I've been working on the deadlift the last couple weeks, and I always get a couple quarter-sized bruises on each shin. I've seen some conflicting info on the Crossfit boards as to whether this is indicative of my doing something wrong, or doing it right? Any thoughts? I always feel pretty good the day after, just a little "good" soreness in the hams and glutes, and I typically lift about 100-110 lbs (I wonder if I were DLing 200 lbs, would my shins be bloody? I know that would indicate I'm doing it wrong!)
Bar to skin on the Dl up and down. It's how you keep the weight as close to your center of gravity as possible. Get crossfit socks and it might be more comfortable.
You should NOT be bruising your shins, if you are, then you have inefficient movement.
If you are scraping your shins, this indicates that you are deadlifting with low hips. A proper deadlift features HIGH hips, this is not a squat.
In a deadlift, gravity will go to work on pulling your arm so that it is vertical, i.e. until your scapulae are right above the bar. There is no way your shoulders will be able to lift the weight with straight arms if you are using heavy weight, so the bar is not going to budge until your scapulae are directly above the bar. If your hips are low and your torso is too upright at the start of the lift, gravity will swing the bar onto your shins once you have lift-off.If you have your hips in a high position, then you may keep your scapulae just in front of your knees, and no more shin contact. You might bang your shin once in a while, but it will be much more infrequent.
All of the world class deadlifters who are pulling insane heavy weights lift with high hips, and they don't scrape their shins. Google it, watch bendikt magnussin or andy bolton pulling some 1,000lbs, hech even arnold was DLing 700lbs before he started bodybuilding. They all pull with HIGH hips.
If you are interested in more of the technical aspects of the deadlift, Mark Rippetoe has real good youtube videos breaking down the mechanics of the lift.
I'm under the impression that it's not ideal to be cutting your legs open when lifting things. I've been coaching CF for a year and a half, and while I do see some beginning athletes doing this, none of our intermediate or advanced athletes do this. I myself can pull up 415lbs and have never scraped myself. Red Rhino basically said everything that I would have, look at pros and see what they do. Rip is the man.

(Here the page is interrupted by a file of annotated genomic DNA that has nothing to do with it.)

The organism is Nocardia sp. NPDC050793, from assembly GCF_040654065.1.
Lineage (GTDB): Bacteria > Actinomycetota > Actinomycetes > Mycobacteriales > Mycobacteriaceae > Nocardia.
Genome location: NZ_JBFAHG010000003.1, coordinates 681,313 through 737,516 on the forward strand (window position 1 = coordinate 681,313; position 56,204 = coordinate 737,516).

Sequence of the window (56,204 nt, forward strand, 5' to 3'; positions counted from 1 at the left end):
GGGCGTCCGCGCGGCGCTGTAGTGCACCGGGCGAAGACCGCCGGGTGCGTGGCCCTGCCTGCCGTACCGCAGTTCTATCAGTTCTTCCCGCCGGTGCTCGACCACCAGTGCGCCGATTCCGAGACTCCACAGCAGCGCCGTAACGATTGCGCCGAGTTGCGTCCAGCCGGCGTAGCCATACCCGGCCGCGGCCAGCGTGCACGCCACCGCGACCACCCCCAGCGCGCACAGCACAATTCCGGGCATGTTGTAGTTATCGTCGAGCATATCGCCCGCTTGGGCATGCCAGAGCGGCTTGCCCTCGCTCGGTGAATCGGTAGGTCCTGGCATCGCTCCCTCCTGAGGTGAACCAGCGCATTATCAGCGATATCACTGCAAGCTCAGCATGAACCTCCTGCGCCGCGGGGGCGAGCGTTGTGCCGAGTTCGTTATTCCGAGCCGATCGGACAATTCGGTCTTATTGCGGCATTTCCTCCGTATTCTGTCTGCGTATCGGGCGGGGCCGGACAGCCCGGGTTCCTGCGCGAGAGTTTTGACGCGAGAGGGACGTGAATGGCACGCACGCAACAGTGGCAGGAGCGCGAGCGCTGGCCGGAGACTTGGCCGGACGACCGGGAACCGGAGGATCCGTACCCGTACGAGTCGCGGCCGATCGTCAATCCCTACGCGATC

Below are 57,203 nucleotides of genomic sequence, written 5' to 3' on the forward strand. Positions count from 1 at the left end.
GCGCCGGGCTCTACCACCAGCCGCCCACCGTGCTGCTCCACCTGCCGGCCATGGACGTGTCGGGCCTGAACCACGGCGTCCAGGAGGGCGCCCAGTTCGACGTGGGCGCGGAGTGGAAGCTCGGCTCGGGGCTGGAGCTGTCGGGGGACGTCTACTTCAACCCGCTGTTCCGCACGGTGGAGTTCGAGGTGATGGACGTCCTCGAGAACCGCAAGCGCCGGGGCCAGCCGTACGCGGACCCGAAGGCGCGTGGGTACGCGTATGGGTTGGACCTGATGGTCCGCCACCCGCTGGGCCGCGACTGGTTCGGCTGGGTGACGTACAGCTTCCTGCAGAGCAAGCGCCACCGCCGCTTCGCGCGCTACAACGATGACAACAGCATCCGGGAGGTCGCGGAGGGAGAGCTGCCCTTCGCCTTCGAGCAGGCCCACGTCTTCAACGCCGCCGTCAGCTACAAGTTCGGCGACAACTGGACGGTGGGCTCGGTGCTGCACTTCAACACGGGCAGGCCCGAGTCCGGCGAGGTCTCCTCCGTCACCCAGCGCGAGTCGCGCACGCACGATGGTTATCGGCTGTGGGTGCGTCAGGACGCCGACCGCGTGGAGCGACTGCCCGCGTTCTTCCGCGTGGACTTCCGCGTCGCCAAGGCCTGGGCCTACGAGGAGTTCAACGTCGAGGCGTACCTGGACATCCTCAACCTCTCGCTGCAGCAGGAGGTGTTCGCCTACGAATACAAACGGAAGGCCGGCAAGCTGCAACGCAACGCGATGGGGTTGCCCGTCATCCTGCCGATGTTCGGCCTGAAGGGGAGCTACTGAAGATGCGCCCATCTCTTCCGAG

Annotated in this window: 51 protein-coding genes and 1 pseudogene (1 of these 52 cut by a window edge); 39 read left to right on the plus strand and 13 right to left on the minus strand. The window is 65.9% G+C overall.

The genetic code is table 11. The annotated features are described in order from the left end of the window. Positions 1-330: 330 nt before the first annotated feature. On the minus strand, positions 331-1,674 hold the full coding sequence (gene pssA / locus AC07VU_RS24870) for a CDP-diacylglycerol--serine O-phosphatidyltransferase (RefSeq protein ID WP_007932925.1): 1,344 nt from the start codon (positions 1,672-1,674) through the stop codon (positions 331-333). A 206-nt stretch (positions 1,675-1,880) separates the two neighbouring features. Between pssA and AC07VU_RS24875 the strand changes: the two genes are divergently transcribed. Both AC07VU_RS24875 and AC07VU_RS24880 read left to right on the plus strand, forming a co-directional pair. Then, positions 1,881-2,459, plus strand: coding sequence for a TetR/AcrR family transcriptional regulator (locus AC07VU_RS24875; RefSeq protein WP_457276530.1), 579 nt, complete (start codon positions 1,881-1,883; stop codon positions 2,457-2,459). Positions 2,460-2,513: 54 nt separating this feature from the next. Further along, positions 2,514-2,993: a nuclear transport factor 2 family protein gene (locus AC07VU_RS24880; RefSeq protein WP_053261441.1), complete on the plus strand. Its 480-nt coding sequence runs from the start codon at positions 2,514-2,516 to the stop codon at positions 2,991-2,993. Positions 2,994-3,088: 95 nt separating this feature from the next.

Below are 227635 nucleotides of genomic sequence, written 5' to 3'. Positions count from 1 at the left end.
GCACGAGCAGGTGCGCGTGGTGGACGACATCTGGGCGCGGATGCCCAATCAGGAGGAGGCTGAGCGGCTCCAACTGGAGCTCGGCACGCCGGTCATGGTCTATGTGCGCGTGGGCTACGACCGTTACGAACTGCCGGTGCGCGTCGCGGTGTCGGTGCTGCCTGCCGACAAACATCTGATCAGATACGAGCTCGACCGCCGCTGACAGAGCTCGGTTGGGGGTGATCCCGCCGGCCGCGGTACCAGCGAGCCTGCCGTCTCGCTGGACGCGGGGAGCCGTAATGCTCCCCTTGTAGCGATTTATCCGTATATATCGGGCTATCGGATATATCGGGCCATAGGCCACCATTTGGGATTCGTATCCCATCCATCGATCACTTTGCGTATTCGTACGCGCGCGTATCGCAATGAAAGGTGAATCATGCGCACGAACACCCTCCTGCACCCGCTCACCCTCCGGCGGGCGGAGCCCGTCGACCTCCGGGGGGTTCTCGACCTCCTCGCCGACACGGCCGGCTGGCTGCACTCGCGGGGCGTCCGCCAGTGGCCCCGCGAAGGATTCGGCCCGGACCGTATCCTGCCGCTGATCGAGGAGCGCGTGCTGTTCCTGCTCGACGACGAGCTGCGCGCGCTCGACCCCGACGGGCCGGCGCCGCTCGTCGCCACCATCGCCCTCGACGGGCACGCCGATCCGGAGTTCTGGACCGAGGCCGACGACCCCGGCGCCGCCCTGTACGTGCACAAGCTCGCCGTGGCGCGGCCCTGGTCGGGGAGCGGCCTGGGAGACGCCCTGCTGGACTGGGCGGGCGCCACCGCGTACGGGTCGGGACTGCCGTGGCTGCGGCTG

Deadlift set up: Feet under the bar firmly planted on the ground, bar almost touching your shine. Grip should be less than a thumbs width from the smooth part of the bar. Grab the bar, get into position, pull your knees back so your butt is high and your hamstrings SHOULD BE ENGAGED before you begin the pull. Shoulders should be slightly in front of the bar. Before you begin the pull, inhale deeply and hold your breath. This will ensure that you maintain posture as much as possible. When I coach my athletes, the metaphor I use is to make your body like a soda can. When a soda can is full and sealed, you can't bend the can no matter what (ie when you hold your breath). Now, as soon as you open the can, you can twist and wreck the can with ease (ie when you let go of your breath). Pull the bar straight up being careful not to round your spine at any point. Also, always make sure you LOWER THE BAR and don't just drop it. Control is the key here.
Anyway, check out Rippetoe, and check out Greg Everett. They both know their shit. If the socks help, great, but ideally you shouldn't be scraping THAT much.
Hi Jules, not sure if it's good or bad ( I would assume it's good form as you're keeping the bar close to your body). But have you tried wearing DL socks? I wear knee high/tall socks when I deadlift. I still bruise but helps a lot. Also my max is 265 and I haven't had bloody shins (but I also wear my DL socks).
Are you talking about bruising from the bar rubbing against your shins? If that's what it is then- yes that's good- it means you are keeping the bar in contact with your body throughout the movement. It really doesn't have anything to do with how much weight you are using. Get a pair of knee socks/baseball socks and wear then on deadlift days. You won't get the bruising- or at very least you'll bruise less.
From what I have learned, the bar should not scrape or touch the shins, but should be really close to them. Having the bar ride on your shins will create friction and make it more difficult to lift, veering from this, you eliminate that resistance factor. It is like doing sled pulls on gravel as opposed to ice. Then again, I am no professional.
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